Many physical systems support the propagation of waves, from the familiar waves on the surface of water to the electromagnetic waves that we perceive as light. The first half of the module will focus on optics: the study of light. Topics to be covered will include: geometrical optics; wave description of light; interference and diffraction; optical interferometry. The second half of the module will introduce more general methods for the discussion of wave propagation, and Fourier methods.
 
The Structure of Galaxies
This module will develop your current understanding of the various physical processes that dictate the formation, evolution and structure of galaxies. You’ll explore a number of topics including the Milky Way, the Dynamics of Galaxies, Active Galaxies and Galaxy Evolution among others. You’ll spend two hours per week in lectures studying this module.
 
 

Typical year three modules

Introduction to Cosmology 
In this module you’ll be introduced to modern cosmology – the scientific study of the Universe as a whole. Topics will cover recent observations and theoretical developments including Friedmann models, the thermal history of the Big Bang and classical cosmological tests among others. You’ll have two hours per week of lectures along with two two-hour workshops to assist your learning whilst studying this module.
 
Scientific Computing 
This module aims to provide you with the skills necessary to use computational methods in the solution of non-trivial problems in physics and astronomy. You’ll also sharpen your programming skills through a three hour computing class and one hour of lectures per week.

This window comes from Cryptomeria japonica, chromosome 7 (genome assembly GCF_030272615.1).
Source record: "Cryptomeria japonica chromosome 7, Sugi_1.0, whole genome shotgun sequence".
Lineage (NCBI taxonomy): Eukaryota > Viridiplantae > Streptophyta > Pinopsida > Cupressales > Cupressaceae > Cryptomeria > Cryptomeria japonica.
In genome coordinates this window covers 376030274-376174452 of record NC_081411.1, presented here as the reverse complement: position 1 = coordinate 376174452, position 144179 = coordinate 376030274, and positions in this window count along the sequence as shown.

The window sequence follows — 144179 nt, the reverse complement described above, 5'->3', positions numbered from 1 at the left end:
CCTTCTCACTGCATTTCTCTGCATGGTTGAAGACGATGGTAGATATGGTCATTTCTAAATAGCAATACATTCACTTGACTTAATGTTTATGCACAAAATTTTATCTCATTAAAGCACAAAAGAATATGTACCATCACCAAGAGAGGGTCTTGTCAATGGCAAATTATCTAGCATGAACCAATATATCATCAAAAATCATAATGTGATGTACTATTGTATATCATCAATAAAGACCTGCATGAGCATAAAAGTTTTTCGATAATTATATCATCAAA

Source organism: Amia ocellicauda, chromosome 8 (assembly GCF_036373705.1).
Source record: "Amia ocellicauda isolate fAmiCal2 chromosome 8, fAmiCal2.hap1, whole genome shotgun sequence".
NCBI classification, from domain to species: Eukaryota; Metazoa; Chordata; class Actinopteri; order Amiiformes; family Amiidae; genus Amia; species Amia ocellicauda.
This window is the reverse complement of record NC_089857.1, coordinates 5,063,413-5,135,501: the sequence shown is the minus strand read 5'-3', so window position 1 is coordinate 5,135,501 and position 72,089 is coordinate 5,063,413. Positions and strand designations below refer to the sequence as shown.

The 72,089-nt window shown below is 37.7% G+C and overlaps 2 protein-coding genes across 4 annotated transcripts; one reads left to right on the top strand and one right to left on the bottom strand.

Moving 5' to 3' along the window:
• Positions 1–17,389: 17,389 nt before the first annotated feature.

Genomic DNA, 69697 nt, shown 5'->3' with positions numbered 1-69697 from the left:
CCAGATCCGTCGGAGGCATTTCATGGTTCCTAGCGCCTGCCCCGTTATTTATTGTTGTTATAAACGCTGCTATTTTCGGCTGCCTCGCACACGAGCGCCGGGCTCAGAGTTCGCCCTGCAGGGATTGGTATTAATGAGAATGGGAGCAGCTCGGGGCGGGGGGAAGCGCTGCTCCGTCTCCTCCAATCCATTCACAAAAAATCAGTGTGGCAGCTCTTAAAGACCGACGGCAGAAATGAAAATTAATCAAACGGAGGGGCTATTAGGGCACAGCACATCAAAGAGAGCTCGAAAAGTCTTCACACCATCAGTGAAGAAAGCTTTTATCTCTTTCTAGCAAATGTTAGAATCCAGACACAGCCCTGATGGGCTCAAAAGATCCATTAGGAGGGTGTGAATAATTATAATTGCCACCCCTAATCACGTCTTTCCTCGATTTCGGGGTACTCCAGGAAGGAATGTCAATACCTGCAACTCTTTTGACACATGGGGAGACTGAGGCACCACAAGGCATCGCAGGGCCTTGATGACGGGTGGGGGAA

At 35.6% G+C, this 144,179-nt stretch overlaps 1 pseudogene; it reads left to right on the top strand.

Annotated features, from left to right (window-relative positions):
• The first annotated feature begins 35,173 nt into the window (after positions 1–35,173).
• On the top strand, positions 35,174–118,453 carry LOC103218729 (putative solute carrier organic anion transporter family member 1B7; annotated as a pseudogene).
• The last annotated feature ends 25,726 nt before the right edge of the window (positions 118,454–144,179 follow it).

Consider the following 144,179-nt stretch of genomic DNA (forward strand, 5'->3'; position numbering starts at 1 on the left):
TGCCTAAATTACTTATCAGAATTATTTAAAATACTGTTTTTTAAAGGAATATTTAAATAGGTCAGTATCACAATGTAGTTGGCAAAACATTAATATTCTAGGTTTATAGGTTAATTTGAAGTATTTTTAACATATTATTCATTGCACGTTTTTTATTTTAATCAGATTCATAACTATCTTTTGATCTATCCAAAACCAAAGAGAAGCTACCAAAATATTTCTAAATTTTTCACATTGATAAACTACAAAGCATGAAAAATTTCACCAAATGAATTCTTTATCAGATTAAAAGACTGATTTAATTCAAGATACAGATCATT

Atoms, Photons and Fundamental Particles 
In this year-long module you’ll be introduced to the physics of atoms, nuclei and the fundamental constituents of matter and their interactions. You’ll gain knowledge about the quantum mechanical description of their interactions. Every week, you’ll have two hours of lectures; you'll also have five 90-minute workshops throughout the year to aid your understanding.
 
Extreme Astrophysics 
In this module you’ll explore the physical processes involved in extreme and explosive high-energy events known in astronomy and the relative importance of different processes in different situations. You’ll make models of extreme astrophysical sources and environments based on physical theory. You’ll also learn to interpret observational data according to relevant physical theory. You’ll have two hours of lectures per week studying this module.
 
Theoretical Elementary Particle Physics 
In this module you’ll have an introduction to theoretical aspects of the standard model of particle physics. You’ll learn about ideas such as symmetry and conservation laws through a number of different topics including relativistic notation, relativistic particles, Feynman diagrams and discrete symmetries among others. You’ll have two hours per week of lectures studying this module.
 
 

Typical year four modules

Gravity 
This module provides an introduction to the modern theory of gravitation: Einstein's general theory of relativity. This module is based on a regular series of two one-hour lectures per week supplemented by a two-hour workshop once a fortnight.
 
Research Techniques in Astronomy